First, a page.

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February 28, 2011 | by  | in Features |
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What Pop Culture Teaches Us About The Futility of Relationships and Love

What would love and relationships be without the arts? Film, literature, the drunk text—all of these have an indelible effect on how we perceive the parts of the world and ourselves that we are yet to see.

Of course these portrayals are fiction. Most love songs are lies, most lovers aren’t ‘the one’: we know this, we do. But how much of our idea of what love is, and what it should be, is based around the fiction we consume? Even when going through a relationship, we can’t help but be reminded of those we have seen on screen, or read about in books, even in the tiniest of ways. We imagine what the film of our life would be like. Is yours a tale of forbidden love, like Romeo and Juliet? Or is it a pathetic story of two self destructive personalities, breaking the hearts of their families and generally acting like damn fools, like Romeo + Juliet?

Comparing your life to that of characters designed solely to have exciting lives is tantamount to self-flagellation—or self-flagellation by proxy, if you are really creative—but people do it to themselves and others. Everything down to the soundtrack.

The formula of ‘Love’: Baz Luhrmann style

It is one of the most basic and oldest plots: boy meets girl, boy gets girl, boy loses girl, boy finds girl again. Maybe, if they’re being really transgressive, they’ll change the genders—but it’s essentially the same catch, and the same chase, every time. The only problem with this is… all of it. As Salient’s own Constance Cravings once said, “Chase and catch is not the only way to make a relationship happen”. In fact, beyond being not the only way, it’s probably the worst. It creates an unhealthy power dynamic, in which one side is the perfect prize on a pedestal made entirely out of diamonds and whales’ smiles, while the other is the subservient chaser, defiling themselves to prove their love. Neither of these are good things to be, or good ways to look at another human being. People are not objects to be won, there is no honour in being Tom Hansen, and making someone jump through hoops does not prove that they are worthy of you—it shows that you are a terrible person.

Nonetheless, these emotionally stunted characters generally live happily ever after. Sure they’ve gone through a ‘boy loses girl’ phase, but they’re ignoring that, pushing that deep down inside themselves until they vent it once the movie is over—probably by punching the comedic sidekick.

Fighting your Lover’s Exes: What we should (and shouldn’t) learn from Scott Pilgrim

Everyone takes their own emotional baggage into a relationship, it may not be helpful, but it’s natural. This baggage is something you must overcome to get to an actual relationship (e.g. one not based on your, or their, past). So yes, you do have to fight their exes, though not literally. However, some battles you will not win, and others aren’t worth fighting. Rob from High Fidelity may seem charming as he dwells on his lost loves, but in the real world, someone that hung up over their exes would be undateable even if you could—if he has a playlist of music that reminds him of his exes, that’s a big red flag.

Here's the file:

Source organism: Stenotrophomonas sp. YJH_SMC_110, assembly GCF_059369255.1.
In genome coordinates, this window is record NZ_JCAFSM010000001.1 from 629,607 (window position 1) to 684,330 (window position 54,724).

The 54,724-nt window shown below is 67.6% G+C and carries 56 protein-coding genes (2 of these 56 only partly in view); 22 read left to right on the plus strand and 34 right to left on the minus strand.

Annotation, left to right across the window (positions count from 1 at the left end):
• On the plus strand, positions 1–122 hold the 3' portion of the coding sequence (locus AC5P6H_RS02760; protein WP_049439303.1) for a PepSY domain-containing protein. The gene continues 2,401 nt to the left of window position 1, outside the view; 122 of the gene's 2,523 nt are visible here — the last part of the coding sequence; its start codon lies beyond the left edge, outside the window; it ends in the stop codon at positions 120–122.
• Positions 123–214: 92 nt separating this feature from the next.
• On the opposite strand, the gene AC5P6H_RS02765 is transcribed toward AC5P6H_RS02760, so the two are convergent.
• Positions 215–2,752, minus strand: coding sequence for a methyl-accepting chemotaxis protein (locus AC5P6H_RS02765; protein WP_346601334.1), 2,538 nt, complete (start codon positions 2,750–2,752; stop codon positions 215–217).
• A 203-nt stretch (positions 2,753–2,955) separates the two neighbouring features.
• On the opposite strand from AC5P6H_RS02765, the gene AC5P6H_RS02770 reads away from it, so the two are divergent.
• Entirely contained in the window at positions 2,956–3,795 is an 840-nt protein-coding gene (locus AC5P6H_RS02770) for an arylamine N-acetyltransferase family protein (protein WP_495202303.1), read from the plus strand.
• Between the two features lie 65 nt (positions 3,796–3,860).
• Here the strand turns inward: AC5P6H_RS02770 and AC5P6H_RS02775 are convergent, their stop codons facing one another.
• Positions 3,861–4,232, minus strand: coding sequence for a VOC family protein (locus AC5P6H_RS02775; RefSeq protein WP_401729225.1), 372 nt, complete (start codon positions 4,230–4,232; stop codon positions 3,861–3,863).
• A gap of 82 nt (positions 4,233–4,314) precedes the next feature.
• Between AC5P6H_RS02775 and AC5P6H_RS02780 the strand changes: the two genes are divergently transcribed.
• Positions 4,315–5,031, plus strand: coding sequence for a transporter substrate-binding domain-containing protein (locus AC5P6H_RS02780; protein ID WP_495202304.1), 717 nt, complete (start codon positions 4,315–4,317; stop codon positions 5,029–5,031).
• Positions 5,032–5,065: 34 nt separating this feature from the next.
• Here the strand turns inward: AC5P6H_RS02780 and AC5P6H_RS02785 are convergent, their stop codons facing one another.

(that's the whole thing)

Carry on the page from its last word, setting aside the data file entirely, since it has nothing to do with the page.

These Woody Allen-style, charmingly neurotic, always looking-backwards types must be stopped. It’s not fair to the new person to be constantly compared to the rose-tinted memory of someone else.

Youth without youth: How youthful love on screen has created the emotionally stunted person you are about to sleep with.

No-one stays in their relationship from High School forever. This is a fact: we wouldn’t lie to you. Yet fictional high schoolers are falling in ‘love’ with each other all the time, according to teen dramas. The suspension of disbelief is all well and good, but this is going too far.

The melodramatic times of Dawson and Pacey, Marissa and Ryan, Blair and Chuck: these happened to them before the age of eighteen. Their constant evocations of love seem wildly childish for people who still listen to Top 40. Love is the second most complicated and unexplainable of all human emotions, after swag, and many people have gone their entire lives without experiencing true love. ‘Love’ is subjective, and people do find it at different ages, but the hormonal expressions of kids who want to be in love, aren’t. It is foolish to think this will fall into your lap at such an early age—let alone beat yourself up about dying alone with close to nothing of your life left. It’ll be alright, just play the field a little more.

Are we neurotic because of pop culture, or is pop culture neurotic because of us?

Probably both. These relationship stereotypes do have a grain o’ the truth to them, but how much of that is self-fulfilling prophecy, as opposed to being bound to happen, is unknowable. What is knowable is that coming into a relationship with faulty preconceptions of how everything should pan out, because you read it in some excruciating Jane Austen novel, is a recipe for having bad relationships and misunderstanding love—both of which are things we should take less seriously.

In conclusion: there is no such thing as perfection. Movies aren’t real. And love is probably detrimental to your health and should be avoided at all cost. As Nina Simone once sang:

“Marriage is for old folks
Cold folks,
And it’s not for me!”

Enjoy your day.

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